83. All of these “post-solution activity” objections to software patents are just one more example of the sad consequences of one of the worst IP decisions ever: Gottschalk v. Benson. Look at the hundreds, if not thousands, of hardware circuit patents that issue each year. Most don’t cite any “post-output activity”, because to do so is engineering nonsense – engineers are trained to hook things up to circuit inputs and outputs. All the engineers care about in a new hardware patent is the new circuit between the inputs and outputs. Everyone knows how to use the FFT in applications – all anyone who knows anything about engineering (which excludes most federal circuit judges) is the new FFT calculation circuit between the inputs and outputs. The same is true for software, for example, a new algorithm for the FFT (which should be rejected on 102, 103 and 112 grounds, not 101 – EVER). So any judge on any court using the phrase “post-solution activity” is too technically incompetent to be such a judge. Starting with the Benson court.

  84. Stein said:… “In ex parte Gutta (BPAI 2009), Gutta (Philips) claimed a “computerized method performed by a data processor.” … The final step in the method involved “displaying” a score. The logical trickery should be clear. The step that was rejected did NOT include “writing the resulting score on a piece of paper,” because the method itself is “computerized” and “performed by a processor.” That computerization INCLUDES the displaying.

    Dear Stein:

    Definition of “computerized”: Of or relating to a computer or the use of a computer.

    Definition of computer: 1. A device that computes.
    2. One who computes.

    Definition of processor: 1. One who processes.
    2. A central processing unit.

    Now, unless applicant specifically defines a “computer” or “processor” as ONLY being a machine (read as no “may” language), then it is perfectly reasonable to read a “computerized method with a data processor” as “a person with a brain”.

    Furthermore, does a “computerized method” require every step to be computerized to qualify as a “computerized method” or just at least one of the steps?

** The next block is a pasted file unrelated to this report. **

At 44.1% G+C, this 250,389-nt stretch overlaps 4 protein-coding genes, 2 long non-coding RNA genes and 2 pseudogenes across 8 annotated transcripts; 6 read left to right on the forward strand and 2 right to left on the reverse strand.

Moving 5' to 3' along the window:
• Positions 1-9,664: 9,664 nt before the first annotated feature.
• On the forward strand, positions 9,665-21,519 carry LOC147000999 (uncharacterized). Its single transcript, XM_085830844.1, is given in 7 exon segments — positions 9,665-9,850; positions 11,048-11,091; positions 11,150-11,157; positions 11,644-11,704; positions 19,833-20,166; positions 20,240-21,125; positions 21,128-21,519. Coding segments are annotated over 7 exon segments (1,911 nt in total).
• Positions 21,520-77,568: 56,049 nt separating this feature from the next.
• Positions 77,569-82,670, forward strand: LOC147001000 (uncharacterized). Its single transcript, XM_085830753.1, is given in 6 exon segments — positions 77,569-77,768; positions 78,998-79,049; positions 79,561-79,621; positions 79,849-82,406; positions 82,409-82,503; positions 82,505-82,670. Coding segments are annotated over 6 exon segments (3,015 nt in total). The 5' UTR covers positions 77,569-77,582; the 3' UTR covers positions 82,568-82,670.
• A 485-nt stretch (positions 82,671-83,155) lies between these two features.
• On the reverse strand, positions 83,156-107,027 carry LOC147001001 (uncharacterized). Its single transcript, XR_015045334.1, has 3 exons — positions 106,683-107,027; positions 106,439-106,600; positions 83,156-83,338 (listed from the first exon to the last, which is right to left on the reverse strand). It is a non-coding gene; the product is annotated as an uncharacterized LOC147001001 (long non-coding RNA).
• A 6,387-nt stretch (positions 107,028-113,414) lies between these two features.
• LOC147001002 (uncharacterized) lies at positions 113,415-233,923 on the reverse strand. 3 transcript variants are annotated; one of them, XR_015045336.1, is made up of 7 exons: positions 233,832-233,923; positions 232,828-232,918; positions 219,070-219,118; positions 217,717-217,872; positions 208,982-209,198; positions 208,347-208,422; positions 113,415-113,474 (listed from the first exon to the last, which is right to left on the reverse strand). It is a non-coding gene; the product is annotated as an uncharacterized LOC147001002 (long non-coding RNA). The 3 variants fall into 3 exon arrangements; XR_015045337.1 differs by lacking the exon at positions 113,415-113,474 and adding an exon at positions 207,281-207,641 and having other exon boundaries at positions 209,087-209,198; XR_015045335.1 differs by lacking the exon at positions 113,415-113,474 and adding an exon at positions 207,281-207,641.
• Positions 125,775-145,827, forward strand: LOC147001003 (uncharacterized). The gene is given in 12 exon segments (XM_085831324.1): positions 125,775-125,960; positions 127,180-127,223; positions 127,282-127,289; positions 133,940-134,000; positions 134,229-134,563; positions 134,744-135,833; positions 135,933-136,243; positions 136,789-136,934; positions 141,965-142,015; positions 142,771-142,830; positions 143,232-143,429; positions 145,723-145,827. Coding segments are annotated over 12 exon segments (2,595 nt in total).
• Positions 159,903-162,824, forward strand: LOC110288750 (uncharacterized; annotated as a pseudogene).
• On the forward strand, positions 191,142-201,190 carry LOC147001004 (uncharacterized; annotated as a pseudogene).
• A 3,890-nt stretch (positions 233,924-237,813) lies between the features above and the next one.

:)

  85. rakgcain wrote:

    “Each patent filed-issued adds once small-tiny inventive step.”

    Right. And modularity is one of the key components of hardware – a combination of A+B+C+D can be vastly improved by inventing an improved C ‘and soldering it in. Even if the C’, sitting by itself, had absolutely no value, one could still patent it for use in other combinations, such as A+B+C’+D. Same with chemistry, of course – as long as a novel chemical can have plausible utility (even if only in combination with dozens of others), no 101 issues are raised.

    Sadly, that type of innovativeness has traditionally been denied to the software patent system on the basis of “abstractness” or “preemption.” If the courts don’t see that the software has direct real-world value, then it is rejected as “preempting” every combination using the “principle.” Gottschalk so held; Diehr so held; and even State Street did not alter that concept.

    Imagine how this logic might be applied to hardware… e.g., a patent application for new device C’ is rejected because C’ is not useful in isolation, and it “preempts” every known combination of circuitry that includes C’.

    This is an entirely artificial distinction – one without precedent, and even without a frank discussion in any court or the USPTO. It reflects nothing but a systematic denigration of software as a valuable area of technology. And even Bilski did not invent this denigration, but merely resurrected its level from 29 years ago… back when computers *were* used as high-powered calculators.

    – David Stein

  86. MM – NWPA is talking about AI – and implementing it. For a human being – recommendation is an inherent feature – thousands of years of genetic programming has conditioned the human brain to such things. To teach a machine – is a different thing. Consider teaching your car to parallel park itself. If this is too difficult – consider teaching a machine – to choose a path/pattern out of given set of finite paths. or to choose a voice pattern amongst say 10 patterns.

    And talking of your so called “grown-up” arts, are all on the electrical side. Each patent filed-issued adds once small-tiny inventive step. Think about your mobile phone – each phone has about 10000 patents – from wireless operations to ICs used to design and operate such instructions/software/algorithms to assembling devices together and on top of that the software used to integrate and provide an interface to you – the end user. These patents do not contain reams of source code – just small ways of implementing a small function that adds one wee bit of pleasure and ease in your experience.